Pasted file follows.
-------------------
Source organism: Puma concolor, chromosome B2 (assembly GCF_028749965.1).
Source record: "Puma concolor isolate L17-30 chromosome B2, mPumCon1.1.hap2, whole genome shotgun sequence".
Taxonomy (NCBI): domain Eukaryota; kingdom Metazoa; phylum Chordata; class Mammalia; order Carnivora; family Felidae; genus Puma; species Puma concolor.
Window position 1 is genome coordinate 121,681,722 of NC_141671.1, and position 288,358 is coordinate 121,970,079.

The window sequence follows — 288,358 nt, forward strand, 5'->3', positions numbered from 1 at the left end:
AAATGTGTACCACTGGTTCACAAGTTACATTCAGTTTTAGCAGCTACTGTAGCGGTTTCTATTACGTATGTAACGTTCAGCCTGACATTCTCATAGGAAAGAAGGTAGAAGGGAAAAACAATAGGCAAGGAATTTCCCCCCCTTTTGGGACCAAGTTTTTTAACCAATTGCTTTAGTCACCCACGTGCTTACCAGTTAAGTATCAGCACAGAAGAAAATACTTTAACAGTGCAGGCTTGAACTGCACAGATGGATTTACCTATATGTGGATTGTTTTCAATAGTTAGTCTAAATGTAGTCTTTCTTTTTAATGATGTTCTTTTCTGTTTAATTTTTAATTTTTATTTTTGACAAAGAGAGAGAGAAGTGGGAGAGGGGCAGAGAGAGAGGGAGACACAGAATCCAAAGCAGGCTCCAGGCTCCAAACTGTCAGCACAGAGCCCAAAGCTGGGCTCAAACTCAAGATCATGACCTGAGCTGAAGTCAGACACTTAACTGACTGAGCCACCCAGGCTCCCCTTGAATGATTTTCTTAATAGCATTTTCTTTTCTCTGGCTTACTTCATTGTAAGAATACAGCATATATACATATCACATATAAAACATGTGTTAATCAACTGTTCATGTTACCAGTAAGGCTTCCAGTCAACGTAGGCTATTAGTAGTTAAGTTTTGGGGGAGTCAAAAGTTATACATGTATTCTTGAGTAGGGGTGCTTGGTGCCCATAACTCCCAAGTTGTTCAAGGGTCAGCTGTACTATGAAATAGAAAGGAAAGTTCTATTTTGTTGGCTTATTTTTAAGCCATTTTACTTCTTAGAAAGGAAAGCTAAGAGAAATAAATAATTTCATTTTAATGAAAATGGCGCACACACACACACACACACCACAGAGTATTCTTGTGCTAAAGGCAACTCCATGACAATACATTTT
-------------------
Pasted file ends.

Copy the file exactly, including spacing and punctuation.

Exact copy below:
Source organism: Puma concolor, chromosome B2 (assembly GCF_028749965.1).
Source record: "Puma concolor isolate L17-30 chromosome B2, mPumCon1.1.hap2, whole genome shotgun sequence".
Taxonomy (NCBI): domain Eukaryota; kingdom Metazoa; phylum Chordata; class Mammalia; order Carnivora; family Felidae; genus Puma; species Puma concolor.
Window position 1 is genome coordinate 121,681,722 of NC_141671.1, and position 288,358 is coordinate 121,970,079.

The window sequence follows — 288,358 nt, forward strand, 5'->3', positions numbered from 1 at the left end:
AAATGTGTACCACTGGTTCACAAGTTACATTCAGTTTTAGCAGCTACTGTAGCGGTTTCTATTACGTATGTAACGTTCAGCCTGACATTCTCATAGGAAAGAAGGTAGAAGGGAAAAACAATAGGCAAGGAATTTCCCCCCCTTTTGGGACCAAGTTTTTTAACCAATTGCTTTAGTCACCCACGTGCTTACCAGTTAAGTATCAGCACAGAAGAAAATACTTTAACAGTGCAGGCTTGAACTGCACAGATGGATTTACCTATATGTGGATTGTTTTCAATAGTTAGTCTAAATGTAGTCTTTCTTTTTAATGATGTTCTTTTCTGTTTAATTTTTAATTTTTATTTTTGACAAAGAGAGAGAGAAGTGGGAGAGGGGCAGAGAGAGAGGGAGACACAGAATCCAAAGCAGGCTCCAGGCTCCAAACTGTCAGCACAGAGCCCAAAGCTGGGCTCAAACTCAAGATCATGACCTGAGCTGAAGTCAGACACTTAACTGACTGAGCCACCCAGGCTCCCCTTGAATGATTTTCTTAATAGCATTTTCTTTTCTCTGGCTTACTTCATTGTAAGAATACAGCATATATACATATCACATATAAAACATGTGTTAATCAACTGTTCATGTTACCAGTAAGGCTTCCAGTCAACGTAGGCTATTAGTAGTTAAGTTTTGGGGGAGTCAAAAGTTATACATGTATTCTTGAGTAGGGGTGCTTGGTGCCCATAACTCCCAAGTTGTTCAAGGGTCAGCTGTACTATGAAATAGAAAGGAAAGTTCTATTTTGTTGGCTTATTTTTAAGCCATTTTACTTCTTAGAAAGGAAAGCTAAGAGAAATAAATAATTTCATTTTAATGAAAATGGCGCACACACACACACACACACCACAGAGTATTCTTGTGCTAAAGGCAACTCCATGACAATACATTTT